In Figure 6 I show a modification of my invention in that the sealing member 26 of the sealing device 24 is made in two separate parts comprising a round sealing member 60 and an annular body of material 63 positioned in the bottom of the groove of the piston. On opposite sides of the round sealing member 60 are placed the radially yieldable means BI and 62 which'prevent the sealing member 60 from extruding through the clearances 25. The operation of the modified form of my invention in Figure 60 is substantially the same as that described for the sealing device 24 for the piston H. In Figure 6, however, I show no gap betweenthe inside edge of the radially yieldable means 6| and 62 and the annular body of material 63 but it is understood that a gap may be employed the same as that shown for the sealing devic 24. The fluid sealing pressure causes the annular body of material 63 which is soft and made of substantially the same material as the sealing member BI is made to flow and radially force the radially yield.- able means 6| or 62, as the case may be, against the inside surface of the cylinder Ill. The fluid sealing pressure acting upon the sealing member 60 is substantially the same as that described with reference to the deformation of the radially disposed extension portion 3| for the sealing member 26.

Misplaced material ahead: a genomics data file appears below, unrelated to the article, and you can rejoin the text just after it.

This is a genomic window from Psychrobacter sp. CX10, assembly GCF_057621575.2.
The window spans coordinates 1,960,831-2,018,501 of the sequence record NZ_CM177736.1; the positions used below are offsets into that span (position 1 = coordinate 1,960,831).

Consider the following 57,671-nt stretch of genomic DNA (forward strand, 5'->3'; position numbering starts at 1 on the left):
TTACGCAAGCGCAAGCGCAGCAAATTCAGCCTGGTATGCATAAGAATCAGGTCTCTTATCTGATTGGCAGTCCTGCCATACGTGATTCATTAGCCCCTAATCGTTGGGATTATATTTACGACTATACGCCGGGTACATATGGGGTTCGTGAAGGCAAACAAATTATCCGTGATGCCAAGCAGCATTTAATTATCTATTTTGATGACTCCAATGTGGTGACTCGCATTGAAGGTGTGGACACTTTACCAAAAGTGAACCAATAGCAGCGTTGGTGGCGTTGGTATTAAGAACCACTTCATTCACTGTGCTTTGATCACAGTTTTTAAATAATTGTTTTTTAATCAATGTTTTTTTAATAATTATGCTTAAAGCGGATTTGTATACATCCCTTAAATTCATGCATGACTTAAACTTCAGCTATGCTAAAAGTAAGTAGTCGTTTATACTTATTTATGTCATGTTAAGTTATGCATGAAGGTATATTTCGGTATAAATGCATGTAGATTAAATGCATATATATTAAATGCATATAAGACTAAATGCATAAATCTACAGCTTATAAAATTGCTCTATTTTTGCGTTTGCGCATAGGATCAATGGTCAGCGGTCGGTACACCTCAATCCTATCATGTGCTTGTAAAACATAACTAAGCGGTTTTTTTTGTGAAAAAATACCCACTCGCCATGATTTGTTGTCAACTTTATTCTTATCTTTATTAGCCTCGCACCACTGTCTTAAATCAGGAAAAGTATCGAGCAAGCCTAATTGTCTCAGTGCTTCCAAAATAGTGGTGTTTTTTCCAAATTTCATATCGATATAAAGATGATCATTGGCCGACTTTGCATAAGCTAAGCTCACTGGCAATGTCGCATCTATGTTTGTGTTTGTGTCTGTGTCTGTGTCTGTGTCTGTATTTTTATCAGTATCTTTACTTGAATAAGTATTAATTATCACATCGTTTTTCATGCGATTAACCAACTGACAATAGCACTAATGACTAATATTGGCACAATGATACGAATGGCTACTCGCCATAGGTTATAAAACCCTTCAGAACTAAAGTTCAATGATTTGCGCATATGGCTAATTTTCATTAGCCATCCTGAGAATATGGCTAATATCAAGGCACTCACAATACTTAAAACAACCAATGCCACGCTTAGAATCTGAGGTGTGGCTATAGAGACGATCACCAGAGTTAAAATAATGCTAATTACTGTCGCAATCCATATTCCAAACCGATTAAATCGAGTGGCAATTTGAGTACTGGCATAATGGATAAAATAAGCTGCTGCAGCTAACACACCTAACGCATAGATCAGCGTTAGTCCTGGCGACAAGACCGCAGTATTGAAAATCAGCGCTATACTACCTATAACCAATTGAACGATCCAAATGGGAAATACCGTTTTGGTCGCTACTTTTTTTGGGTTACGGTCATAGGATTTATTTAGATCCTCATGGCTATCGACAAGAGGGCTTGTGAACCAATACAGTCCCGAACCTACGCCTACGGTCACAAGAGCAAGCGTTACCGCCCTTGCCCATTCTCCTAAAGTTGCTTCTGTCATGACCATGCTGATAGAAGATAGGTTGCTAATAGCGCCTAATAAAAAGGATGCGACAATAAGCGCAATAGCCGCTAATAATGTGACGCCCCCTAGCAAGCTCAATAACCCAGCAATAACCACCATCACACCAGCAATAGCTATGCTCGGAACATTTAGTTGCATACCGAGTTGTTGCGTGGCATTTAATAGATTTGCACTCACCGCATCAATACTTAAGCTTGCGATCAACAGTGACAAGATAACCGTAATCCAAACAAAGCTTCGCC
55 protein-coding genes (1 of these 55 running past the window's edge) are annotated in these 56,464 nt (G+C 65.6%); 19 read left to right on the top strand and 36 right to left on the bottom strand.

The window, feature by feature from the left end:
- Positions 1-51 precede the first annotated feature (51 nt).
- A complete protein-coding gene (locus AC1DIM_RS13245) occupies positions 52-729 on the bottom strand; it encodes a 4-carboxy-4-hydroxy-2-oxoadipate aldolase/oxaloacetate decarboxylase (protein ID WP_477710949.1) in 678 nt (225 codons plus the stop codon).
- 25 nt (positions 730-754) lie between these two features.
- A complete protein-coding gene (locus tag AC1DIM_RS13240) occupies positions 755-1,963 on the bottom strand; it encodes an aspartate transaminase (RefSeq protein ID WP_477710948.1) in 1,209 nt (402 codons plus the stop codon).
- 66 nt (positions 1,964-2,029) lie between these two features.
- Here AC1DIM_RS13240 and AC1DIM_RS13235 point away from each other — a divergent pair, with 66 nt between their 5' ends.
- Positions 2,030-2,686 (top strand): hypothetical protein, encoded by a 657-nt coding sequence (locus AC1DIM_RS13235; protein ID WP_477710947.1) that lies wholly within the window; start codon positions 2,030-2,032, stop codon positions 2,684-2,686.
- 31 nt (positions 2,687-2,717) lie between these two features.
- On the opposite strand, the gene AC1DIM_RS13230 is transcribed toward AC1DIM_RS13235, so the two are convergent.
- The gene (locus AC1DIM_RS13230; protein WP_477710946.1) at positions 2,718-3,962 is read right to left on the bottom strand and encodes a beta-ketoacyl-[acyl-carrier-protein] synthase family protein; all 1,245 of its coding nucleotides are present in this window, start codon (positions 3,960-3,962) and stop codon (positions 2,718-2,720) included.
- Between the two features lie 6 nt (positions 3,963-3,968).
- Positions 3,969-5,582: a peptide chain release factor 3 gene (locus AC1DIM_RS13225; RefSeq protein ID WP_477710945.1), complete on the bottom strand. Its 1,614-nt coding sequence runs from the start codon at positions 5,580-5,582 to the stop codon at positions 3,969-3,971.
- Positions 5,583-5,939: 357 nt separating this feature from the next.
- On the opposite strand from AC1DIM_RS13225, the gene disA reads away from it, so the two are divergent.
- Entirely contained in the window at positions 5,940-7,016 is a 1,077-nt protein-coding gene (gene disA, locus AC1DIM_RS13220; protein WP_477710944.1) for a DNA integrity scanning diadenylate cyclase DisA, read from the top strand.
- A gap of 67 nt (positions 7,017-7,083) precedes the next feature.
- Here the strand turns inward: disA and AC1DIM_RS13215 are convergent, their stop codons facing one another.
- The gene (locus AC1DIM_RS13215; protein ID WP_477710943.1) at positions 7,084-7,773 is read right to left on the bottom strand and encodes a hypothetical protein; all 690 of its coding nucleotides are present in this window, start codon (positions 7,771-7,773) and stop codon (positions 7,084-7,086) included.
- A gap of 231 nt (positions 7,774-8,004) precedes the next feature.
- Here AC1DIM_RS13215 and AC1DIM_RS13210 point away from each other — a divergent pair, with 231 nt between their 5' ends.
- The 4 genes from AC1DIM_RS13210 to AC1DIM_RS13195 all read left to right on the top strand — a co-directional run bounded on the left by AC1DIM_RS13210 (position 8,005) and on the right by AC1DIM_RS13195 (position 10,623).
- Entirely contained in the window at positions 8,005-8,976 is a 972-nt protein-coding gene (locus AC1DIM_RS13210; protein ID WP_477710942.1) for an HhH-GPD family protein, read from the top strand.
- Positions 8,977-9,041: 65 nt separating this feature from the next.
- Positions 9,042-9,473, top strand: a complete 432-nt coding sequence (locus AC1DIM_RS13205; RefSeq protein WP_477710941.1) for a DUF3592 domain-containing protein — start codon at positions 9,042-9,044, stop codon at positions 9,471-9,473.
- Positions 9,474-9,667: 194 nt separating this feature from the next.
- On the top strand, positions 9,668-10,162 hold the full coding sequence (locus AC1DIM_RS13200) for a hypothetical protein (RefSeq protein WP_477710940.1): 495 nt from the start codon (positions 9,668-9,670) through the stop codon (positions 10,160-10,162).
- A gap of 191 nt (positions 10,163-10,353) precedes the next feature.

In Figure '7 I show a further modified form of my invention in that the sealing member 64 is not provided with laterally disposed shoulders, in which event that radially yieldable means 65 and 66 are forced radially outwardly by the sealing member 64 extruding under the inner edges of the .63 to be threadablyscrewed on to the end of the radially yielding means in the bottom of the groove.

In all the forms of my invention I provide for making the sealing member out of relatively soft and deformable material to make a good sealing engagement and then I prevent the extrusionof the soft deformable material by the radially yieldable means.

Although I have described my invention with a certain degree of particularity, it is understood that the present disclosure has been made only by way of example and that numerous changes in the details of construction and the combination and arrangement of parts may be resorted to without departing from the spirit and the scope of the invention as hereinafter claimed.

I claim as my invention: